The people of Palestine consider themselves to be a nation distinct from other Arabs. An identity forged and formed first in the aftermath of WWI and then in the crucible of the conflict with the Israelis, they refuse homogenization with the whole of the Arab world. Their identity as Palestinians is inextricably linked to the land of Palestine itself. They are a people who love and long for their land. As they see it, the moral high ground is their domain and their cause just.

For Palestinians the Right of Return to the land of Palestine, al-Awda in Arabic, is a hallowed aspect of the Palestinian narrative. As mentioned earlier, many in the diaspora still hold the keys to homes they left or were driven from in 1948. Refugees in Lebanon, for example, send family and friends residing in East Jerusalem or Israel to search for the remains of destroyed Arab villages in which they once lived. Plastic bags or jars are filled with sacred dirt collected from the remains and sent back to the refugees. Until they can return to the land, some of the land can be returned to them.

A sacred aspect of the Israeli (and Jewish) narrative is the return of the Jews to the land of Israel, in particular Jerusalem. This is the land of the forebears of the Jewish people, the land God bequeathed to the Jews. Dislocated from this land over the millennia beginning with the Babylonian exile, Jewish prayers have since appealed to God for their return to Zion, a biblical name for Jerusalem. Today that appeal is answered in the Israeli Law of Return that says any Jew in the world can immigrate to Israel and become a citizen. In Hebrew this is referred to as making Aliyah, to "go up". To go home to Israel is, by definition, to elevate oneself, and for religious Jews it means getting closer to God.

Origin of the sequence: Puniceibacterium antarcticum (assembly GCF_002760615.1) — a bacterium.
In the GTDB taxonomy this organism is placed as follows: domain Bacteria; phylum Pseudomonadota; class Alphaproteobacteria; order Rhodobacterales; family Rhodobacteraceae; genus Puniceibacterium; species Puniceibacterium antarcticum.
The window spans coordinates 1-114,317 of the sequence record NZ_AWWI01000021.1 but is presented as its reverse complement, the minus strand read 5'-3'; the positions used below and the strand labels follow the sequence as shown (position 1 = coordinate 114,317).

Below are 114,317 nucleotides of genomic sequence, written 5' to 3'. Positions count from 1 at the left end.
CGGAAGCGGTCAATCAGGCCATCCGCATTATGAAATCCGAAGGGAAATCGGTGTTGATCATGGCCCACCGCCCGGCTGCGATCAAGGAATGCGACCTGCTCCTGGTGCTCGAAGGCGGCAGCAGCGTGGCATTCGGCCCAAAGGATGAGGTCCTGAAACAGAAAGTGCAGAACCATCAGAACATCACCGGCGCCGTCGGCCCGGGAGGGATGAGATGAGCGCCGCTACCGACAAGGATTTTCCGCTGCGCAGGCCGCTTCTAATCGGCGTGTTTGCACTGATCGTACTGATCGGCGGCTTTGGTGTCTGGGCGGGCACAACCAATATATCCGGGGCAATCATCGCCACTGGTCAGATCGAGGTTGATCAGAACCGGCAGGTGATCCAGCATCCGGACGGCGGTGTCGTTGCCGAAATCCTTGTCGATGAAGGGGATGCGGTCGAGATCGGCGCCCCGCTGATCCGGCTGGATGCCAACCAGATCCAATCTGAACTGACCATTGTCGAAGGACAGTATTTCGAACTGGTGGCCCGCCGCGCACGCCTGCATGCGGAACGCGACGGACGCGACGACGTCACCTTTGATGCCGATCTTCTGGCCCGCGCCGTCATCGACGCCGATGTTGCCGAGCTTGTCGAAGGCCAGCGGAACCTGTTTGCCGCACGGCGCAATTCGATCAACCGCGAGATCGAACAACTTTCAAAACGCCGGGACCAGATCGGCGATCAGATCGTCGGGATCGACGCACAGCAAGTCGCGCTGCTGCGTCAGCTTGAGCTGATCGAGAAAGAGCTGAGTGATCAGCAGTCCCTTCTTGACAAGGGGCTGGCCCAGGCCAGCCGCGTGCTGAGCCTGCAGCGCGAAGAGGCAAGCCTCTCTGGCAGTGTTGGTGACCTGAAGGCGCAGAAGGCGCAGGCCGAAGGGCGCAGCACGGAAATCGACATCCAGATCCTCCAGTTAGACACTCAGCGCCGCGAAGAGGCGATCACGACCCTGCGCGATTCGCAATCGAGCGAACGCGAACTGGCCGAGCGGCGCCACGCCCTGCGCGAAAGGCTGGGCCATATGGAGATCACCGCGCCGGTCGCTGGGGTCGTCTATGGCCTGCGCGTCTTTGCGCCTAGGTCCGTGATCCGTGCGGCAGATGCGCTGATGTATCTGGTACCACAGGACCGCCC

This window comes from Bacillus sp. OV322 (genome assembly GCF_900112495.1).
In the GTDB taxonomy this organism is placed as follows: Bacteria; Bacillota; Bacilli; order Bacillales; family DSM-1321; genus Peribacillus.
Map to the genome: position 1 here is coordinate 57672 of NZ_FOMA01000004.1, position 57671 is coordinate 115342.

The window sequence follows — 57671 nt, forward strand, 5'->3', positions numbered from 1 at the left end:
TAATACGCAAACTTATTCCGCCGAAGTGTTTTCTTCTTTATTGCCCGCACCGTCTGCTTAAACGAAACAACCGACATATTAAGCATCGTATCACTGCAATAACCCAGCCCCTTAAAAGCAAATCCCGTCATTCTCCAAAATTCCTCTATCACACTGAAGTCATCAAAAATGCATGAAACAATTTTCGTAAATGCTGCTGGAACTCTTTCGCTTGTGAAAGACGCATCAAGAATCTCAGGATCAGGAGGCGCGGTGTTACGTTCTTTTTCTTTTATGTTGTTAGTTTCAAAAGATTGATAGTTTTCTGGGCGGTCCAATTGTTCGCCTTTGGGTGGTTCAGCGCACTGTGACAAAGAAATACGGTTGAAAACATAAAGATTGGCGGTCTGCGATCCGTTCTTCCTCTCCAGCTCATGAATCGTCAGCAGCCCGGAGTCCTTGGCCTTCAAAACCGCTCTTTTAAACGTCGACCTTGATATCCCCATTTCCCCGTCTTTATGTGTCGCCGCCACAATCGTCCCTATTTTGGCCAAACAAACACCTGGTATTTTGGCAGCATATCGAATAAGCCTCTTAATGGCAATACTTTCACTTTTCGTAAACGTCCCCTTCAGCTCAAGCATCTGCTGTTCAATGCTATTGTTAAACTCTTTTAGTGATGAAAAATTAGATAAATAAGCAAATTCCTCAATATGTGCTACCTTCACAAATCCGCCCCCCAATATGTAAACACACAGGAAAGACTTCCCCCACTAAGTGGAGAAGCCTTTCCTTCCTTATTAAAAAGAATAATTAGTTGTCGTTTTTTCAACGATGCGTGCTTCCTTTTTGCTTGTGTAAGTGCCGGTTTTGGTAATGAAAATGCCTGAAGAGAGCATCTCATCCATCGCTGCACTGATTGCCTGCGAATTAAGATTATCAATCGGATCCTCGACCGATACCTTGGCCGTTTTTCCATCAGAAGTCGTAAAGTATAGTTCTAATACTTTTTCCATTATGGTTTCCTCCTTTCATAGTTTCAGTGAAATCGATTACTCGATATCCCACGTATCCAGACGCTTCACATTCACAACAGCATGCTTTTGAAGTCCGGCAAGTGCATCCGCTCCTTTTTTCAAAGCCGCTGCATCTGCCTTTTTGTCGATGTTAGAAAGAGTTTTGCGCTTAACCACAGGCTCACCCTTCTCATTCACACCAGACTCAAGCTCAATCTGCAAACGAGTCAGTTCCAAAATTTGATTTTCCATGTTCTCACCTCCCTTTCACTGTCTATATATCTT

The Law of Return is a particularly sharp thorn in the side of Palestinians. Many question how it is that people who have never lived in Israel are invited to "return" as citizens and welcomed with social and economic support by the state, while those who actually lived there a mere few decades ago are forbidden to return to their homes. From the Palestinian standpoint, this is confounding and unfair. It is another example of Israeli capriciousness and evidence of their worst fear, that Israel's ultimate aim is to eliminate Palestinians from the land.

Israel in the West Bank, East Jerusalem and Gaza
From the Palestinian point of view, Israel is an occupying power that encroaches on what little land they have left by building more and more illegal settlements and bypass roads, taking virtually all of their water, bulldozing homes, destroying olive groves, and engaging in endless humiliation rituals at road blocks. During the current occupation by the Israelis, Palestinians experience little to no self-determination and are at the mercy of what they see as capricious acts of state sponsored terror including arbitrary arrests, beatings, killings, curfews and collective punishment. Virtually all Palestinians living in the West Bank, East Jerusalem, and Gaza have been touched by such acts. Everyone has a brother, father, mother, husband, wife or child that has been killed, wounded, or died for lack of medical care. Everyone knows a family whose home has been demolished or ancient olive grove uprooted. As a result, these are powerful influences in shaping the Palestinian narrative.